Elon and the Coelacanth

Reading Time: 3 minutes

A coelacanth with a diver for scale. Image: The Econimist Online

Reading Time: 3 minutes

Elon and the Coelacanth

By Grant Brown, Founder, Happy Eco News

The room is large and quiet. Standing in the dark, I look through the thick glass at the illuminated coelacanth lazily swimming past me. The fish, a prehistoric-looking beast about 6 feet long, was apparently oblivious to my presence. Its gills slowly open and close as it turns away from me. I am about 10 years old and my small frame is maybe a third of the size and weight of this fierce-looking creature. Beside me, Elon Musk stands quietly watching. He seems tall and unsmiling. Although he too watches the creature, he is disinterested. He says nothing yet I feel his impatience. He wants to get going – to do something, anything. At that moment he was idle and idle was not in his nature.

“Why would you want to go to other planets when we don’t even fully understand the one we have?” I asked. He did not reply – he simply turned on his heel and walked toward the illuminated hallway and the doors beyond.

I was left in the darkness with my thoughts and the massive, ancient fish – and that is all I remember from my dream about Elon and the Coelacanth.

When I was about ten years old I went to the Vancouver aquarium. In the post Jaws! era,  sharks and other obvious predators gained all the notoriety. In those days, the aquarium still held captive cetaceans which were (because of their obvious intelligence) a big hit with visitors to the facility.

But I never liked seeing whales in captivity and the creature that captured my imagination was a ferocious-looking fish unlike any other I had ever seen – and it wasn’t even alive. A coelacanth (see-la-kanth) is a fish that was rediscovered after being assumed extinct for more than 60 million years. At that time, the Vancouver Aquarium had recently obtained a preserved specimen that was pulled up in a fisherman’s net in the West Indies, redefining the notion that we had any idea of what life forms lurked in the deep waters of the world’s oceans.

coelacanth van aquarium Elon and the Coelacanth
The coelacanth is on display at the Vancouver Aquarium. It has been many years since I first saw it and I have been back a few times, always seeking out this most awesome beast. Image: Vancouver Aquarium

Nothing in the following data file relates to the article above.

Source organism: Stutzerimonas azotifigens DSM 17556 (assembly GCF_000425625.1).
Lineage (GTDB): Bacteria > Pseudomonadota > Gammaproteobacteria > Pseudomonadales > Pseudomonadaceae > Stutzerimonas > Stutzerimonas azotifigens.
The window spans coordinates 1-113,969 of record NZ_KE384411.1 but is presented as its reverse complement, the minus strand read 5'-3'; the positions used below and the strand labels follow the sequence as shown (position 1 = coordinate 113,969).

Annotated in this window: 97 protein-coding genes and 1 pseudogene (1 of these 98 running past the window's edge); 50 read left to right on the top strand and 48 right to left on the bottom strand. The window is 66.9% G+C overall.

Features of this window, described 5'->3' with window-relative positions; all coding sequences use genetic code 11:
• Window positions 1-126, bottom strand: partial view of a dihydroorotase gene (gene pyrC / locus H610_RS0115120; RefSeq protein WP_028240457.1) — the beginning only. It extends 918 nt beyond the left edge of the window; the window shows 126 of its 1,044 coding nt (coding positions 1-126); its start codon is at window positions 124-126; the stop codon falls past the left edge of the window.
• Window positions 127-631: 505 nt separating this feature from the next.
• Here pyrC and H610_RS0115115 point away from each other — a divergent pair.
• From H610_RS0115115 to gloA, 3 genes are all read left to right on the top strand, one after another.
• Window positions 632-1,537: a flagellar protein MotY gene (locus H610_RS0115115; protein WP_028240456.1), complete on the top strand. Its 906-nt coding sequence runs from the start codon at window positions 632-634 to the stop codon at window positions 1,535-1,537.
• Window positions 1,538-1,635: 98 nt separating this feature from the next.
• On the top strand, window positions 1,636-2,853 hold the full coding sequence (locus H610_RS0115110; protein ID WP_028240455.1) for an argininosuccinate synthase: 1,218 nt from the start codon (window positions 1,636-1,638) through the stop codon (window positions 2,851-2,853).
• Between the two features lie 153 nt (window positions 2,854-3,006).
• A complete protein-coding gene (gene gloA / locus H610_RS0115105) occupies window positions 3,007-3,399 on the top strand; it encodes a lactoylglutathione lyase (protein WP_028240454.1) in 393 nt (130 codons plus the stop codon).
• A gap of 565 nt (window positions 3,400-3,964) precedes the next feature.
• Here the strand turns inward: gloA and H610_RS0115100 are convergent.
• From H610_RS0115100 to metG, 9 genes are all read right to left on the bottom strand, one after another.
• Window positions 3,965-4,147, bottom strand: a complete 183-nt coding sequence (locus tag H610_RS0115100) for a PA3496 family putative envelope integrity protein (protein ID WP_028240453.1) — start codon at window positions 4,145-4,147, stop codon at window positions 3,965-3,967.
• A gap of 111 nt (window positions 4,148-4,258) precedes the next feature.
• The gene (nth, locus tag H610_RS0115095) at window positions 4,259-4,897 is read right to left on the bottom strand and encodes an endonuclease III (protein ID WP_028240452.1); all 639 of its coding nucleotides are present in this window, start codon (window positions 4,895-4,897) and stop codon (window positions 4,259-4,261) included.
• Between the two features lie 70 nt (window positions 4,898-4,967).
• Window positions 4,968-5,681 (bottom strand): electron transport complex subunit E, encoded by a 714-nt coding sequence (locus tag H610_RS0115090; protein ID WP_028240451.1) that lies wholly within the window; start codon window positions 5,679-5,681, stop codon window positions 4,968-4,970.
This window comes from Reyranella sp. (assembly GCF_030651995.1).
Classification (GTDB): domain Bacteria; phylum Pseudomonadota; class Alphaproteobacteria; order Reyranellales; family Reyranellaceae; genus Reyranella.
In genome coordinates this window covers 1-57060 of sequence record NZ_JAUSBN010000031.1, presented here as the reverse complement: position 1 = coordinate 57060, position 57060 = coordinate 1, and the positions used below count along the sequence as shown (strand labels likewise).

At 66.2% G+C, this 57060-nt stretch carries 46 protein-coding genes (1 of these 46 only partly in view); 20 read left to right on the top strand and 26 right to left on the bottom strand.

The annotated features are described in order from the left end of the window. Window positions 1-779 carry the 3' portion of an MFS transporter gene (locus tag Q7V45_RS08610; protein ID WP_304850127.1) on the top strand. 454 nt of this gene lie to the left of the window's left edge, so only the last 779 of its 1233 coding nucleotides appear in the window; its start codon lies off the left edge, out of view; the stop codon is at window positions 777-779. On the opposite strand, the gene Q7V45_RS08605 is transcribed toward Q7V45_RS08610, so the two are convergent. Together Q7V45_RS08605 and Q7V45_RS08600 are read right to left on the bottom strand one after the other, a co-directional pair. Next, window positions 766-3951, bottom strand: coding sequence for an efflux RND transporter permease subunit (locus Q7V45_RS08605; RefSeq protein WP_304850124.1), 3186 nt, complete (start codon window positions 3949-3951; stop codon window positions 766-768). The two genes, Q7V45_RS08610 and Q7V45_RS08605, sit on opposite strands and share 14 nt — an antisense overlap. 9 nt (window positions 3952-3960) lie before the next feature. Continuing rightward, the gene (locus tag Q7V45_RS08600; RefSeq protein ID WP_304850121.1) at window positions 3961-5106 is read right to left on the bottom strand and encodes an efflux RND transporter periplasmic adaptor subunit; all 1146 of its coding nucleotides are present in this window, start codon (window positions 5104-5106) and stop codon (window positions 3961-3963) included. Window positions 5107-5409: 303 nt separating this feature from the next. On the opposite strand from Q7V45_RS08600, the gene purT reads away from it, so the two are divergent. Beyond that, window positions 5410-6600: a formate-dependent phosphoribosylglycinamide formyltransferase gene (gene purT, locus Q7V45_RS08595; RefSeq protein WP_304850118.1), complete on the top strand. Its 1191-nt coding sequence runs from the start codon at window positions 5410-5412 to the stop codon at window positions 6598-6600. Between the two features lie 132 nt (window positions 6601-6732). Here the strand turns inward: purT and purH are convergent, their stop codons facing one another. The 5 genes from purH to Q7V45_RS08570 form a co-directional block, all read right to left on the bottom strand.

These so-called Lazarus Species are not really that uncommon, in 2018, this article on Happy Eco News talks about 14 of the most recent and high-profile cases of creatures once thought extinct, that have been rediscovered, sometimes with large, thriving populations.

Even as a child, I vaguely understood the enormity of what I was seeing. Despite all the scientific research and study of all the places on the earth, large species like this 6 foot long, 200-pound fish could escape detection for so many years – fossils the only indication to scientists that it ever existed at all.

Extinct of course – until it wasn’t.

This of course begs the question, how many others are there? How many plants and animals are there on this planet (the only planet we know that for sure supports life) that have not yet been discovered or rediscovered? Why are we sending billionaires and celebrities into space in an attempt to colonize other planets when we don’t even know all that we have here?

So that was my question to Mr. Musk. Unfortunately, he wasn’t there to share the moment with me. Maybe someday. But until that time, I hope that the researchers, scientists, activists, and others who tirelessly work to understand our world just a bit better than the year before, continue to learn about our world and how it works. I hope that along the way, and with a little luck, they find a few more Lazarus animals too.

Grant Brown, Founder, Happy Eco News


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